2. My sincerest apologies. I had your information (age) mixed up with another young blogger whom I understand to be 26. That was an “error”, not an assumption.

    My “assumptions” had nothing to do with your “Political Beliefs”. I feel you are off with your comments about business, economics and the cause and effect of excessive entitlements. And I would further disagree with your characterization of my “anecdotal evidence”. (But I will accept your gratitude for making you 12 years younger!!) 🙂

    In view of this information, I’ll have to say I find some of your comments even more befuddling. With that kind of real world experience, I would think you would know better! 😉 Some of the things you say just don’t seem to me to be accurate when applied to the real world.

    I will beat you to the beach. I plan on being there in 4 years or less. But I don’t care for the fruity drinks. And by that time, I won’t care if I’m relevant or not.

    Now, can you comment as to why you disagree with most of the businessmen and economists I listen to?

  3. Hank, thanks for your comments as usual. While I respect your input, as always, I do take issue with your personal assumptions about me. You have told me often that you don’t appreciate personal classification of individuals based on political beliefs, and I think you are correct.

    The great danger in such assumptions, aside from detracting from logical argument and/or relevant exchange of anecdotal evidence (as you give in your comment), the assumptions could prove to be dead wrong.

    In this case, you are way, way off base. I am 38, and the veteran of nearly 20 years of hands-on business management. I have made a living running businesses with revenues of less than $1.5 million annually. I have made a living managing districts with multiple outlets and tens of millions in revenues for a world-leading retailer. I have made a living managing categories for multiple retailers. I have made a living providing guidance to small and mid-size firms on operations, personnel, marketing, loss prevention, and financial management. Finally, I have solid educational credentials (a Bachelor in Supply Chain and an MBA).

    In about 25 years Hank, I will be sitting on a beach drinking fruity beverages with a kick, and maybe teaching a little to stay relevant. At the moment, I would submit that your assumptions missed their mark. Be well my friend.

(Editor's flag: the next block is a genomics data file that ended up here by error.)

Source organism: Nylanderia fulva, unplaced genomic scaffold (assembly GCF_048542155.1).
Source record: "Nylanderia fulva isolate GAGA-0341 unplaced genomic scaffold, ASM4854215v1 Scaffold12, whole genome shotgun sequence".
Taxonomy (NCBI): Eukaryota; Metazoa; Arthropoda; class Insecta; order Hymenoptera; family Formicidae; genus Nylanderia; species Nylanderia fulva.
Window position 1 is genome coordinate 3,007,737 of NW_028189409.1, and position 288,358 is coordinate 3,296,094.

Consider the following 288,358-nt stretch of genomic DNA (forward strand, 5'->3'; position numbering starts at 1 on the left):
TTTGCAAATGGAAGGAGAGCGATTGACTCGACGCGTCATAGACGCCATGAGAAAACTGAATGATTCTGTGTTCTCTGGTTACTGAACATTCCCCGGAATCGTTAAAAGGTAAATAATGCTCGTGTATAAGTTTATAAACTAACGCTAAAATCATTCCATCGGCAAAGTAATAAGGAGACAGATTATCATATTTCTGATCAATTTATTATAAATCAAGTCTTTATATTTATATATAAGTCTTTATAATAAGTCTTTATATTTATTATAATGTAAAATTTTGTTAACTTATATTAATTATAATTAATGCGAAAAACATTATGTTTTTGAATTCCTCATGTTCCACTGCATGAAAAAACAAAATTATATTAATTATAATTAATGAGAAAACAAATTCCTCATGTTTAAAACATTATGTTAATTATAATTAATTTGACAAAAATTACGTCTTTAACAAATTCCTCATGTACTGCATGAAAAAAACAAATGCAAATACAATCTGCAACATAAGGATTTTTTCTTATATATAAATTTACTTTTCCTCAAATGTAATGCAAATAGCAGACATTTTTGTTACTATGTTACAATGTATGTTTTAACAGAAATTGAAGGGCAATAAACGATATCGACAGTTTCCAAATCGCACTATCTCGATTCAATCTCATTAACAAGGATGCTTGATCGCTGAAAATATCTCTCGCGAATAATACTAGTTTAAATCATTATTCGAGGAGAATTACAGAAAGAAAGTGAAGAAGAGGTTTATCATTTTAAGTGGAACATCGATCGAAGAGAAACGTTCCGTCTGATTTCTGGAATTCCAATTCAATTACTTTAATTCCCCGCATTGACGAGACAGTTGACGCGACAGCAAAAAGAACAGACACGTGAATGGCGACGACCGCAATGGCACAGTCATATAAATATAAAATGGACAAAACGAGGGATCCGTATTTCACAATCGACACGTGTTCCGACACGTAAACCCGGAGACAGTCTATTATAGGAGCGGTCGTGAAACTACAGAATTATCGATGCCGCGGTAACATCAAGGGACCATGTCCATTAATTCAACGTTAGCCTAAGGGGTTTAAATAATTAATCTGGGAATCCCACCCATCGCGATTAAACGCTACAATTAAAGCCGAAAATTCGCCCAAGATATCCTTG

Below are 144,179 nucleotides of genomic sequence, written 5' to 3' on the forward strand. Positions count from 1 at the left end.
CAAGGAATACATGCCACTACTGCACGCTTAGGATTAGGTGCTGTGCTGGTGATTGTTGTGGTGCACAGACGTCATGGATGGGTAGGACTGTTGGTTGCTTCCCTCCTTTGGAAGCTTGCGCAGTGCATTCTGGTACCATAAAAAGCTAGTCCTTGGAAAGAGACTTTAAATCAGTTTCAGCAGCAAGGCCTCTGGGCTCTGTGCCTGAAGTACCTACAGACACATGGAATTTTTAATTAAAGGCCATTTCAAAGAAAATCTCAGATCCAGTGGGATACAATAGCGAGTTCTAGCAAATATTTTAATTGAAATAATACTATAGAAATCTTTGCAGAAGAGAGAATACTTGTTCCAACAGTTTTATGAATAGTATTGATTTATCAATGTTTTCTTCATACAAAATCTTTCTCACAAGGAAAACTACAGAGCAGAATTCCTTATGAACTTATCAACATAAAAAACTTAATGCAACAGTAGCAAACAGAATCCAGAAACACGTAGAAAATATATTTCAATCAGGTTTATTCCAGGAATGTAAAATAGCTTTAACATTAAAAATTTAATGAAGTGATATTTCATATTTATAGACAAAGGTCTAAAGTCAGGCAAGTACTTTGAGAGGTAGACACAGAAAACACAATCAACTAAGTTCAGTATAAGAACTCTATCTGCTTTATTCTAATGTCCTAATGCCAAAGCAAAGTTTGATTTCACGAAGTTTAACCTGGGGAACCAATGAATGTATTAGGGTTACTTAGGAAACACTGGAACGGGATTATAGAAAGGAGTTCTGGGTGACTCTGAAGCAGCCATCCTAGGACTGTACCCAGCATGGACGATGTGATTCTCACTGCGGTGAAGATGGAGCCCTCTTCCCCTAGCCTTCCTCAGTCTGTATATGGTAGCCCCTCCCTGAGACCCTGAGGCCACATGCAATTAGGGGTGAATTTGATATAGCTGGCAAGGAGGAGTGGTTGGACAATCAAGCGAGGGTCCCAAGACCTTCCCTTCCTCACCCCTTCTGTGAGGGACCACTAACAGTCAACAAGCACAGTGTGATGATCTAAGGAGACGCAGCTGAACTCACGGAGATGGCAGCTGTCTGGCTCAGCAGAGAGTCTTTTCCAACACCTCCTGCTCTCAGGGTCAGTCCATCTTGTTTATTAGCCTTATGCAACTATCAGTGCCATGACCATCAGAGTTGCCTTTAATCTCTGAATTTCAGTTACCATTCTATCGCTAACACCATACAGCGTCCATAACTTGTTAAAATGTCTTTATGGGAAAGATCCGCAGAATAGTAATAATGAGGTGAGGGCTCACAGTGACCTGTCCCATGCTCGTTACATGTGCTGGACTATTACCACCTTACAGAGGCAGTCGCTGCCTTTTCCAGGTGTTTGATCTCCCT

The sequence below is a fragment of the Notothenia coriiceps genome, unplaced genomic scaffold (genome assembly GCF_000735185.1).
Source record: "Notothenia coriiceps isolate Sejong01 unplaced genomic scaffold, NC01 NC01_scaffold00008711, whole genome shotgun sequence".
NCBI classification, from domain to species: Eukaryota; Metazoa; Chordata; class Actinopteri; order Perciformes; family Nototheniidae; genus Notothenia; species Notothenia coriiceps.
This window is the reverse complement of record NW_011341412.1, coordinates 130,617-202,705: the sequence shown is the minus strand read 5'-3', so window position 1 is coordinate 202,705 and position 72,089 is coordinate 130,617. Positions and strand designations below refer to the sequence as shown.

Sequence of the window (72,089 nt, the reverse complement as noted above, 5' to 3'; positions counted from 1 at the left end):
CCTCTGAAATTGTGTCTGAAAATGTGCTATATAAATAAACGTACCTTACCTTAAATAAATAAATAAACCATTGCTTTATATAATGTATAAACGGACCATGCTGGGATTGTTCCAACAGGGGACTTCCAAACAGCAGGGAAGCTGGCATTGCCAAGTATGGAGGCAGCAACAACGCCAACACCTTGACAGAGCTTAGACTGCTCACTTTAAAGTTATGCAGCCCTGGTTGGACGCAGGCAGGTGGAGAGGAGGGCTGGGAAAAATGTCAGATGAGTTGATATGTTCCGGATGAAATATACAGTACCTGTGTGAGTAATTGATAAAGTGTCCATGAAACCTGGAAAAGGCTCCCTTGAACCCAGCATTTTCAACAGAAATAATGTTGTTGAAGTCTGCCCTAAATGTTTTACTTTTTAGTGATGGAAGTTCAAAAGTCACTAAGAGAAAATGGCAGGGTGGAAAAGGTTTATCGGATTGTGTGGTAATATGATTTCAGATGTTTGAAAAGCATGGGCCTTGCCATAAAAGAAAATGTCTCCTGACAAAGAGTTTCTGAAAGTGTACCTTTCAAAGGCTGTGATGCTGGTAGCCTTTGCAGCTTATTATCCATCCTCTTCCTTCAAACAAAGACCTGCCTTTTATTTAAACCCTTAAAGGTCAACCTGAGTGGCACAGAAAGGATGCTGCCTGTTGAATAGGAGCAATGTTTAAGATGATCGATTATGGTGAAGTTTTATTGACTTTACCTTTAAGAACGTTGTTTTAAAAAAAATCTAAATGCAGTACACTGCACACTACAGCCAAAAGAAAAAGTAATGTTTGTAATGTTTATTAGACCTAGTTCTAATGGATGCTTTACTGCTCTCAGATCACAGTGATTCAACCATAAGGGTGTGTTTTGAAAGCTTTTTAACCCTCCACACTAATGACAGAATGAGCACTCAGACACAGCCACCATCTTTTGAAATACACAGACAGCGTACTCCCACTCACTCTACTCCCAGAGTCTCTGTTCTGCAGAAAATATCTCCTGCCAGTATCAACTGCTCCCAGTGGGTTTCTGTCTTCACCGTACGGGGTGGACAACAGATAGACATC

4. There is just way too much about this whole comment that I just diametrically disagree with. So I tried to pick my vote for the most egregious example.

    You say, We the people have made it a habit to vote for candidates who propose lower taxes, and to voice our opposition to the raising of new taxes.”

    I think the larger issue is “We the people” have routinely voted for the candidates that promise the most for nothing. The most “free” ride or rides. The most entitlements. And the candidates have acquiesced to those expectations. Not because it was the best thing to do, but because it represented their best opportunity to remain in office, in power.

    Michael, I respect your education and experience in economics, but your commentary screams of inadequate real life experience. Just this morning, I have read or listened to numerous examples of employers having difficulty hiring people away from extended and higher unemployment benefits. They have spoken of the oppressive additional costs to add on employees. One example (loosely) spoke of a 58K employee, that nets 35K, costing the employer up to 74K in total expenses. And he at least alleges that expenses such as this are what is killing hiring in this country.

    Sometimes, common sense rhetoric is just so….well….common sense that it defies rebuttal. “I’ve never been offered or given a job by a poor person.”

    Anyway, a good piece. Well thought out and articulated as usual. I just find it hard to agree with much of your conclusions.

    Let me suggest about another 25 years, out in the real world, applying your methods and theories and seeing if they work! 🙂

    And a parting shot…If, as you say, we do not need to “change America, we don’t need to redefine Americans.” (which I might agree to with some caveat) why did we elect a President who promised to do precisely that?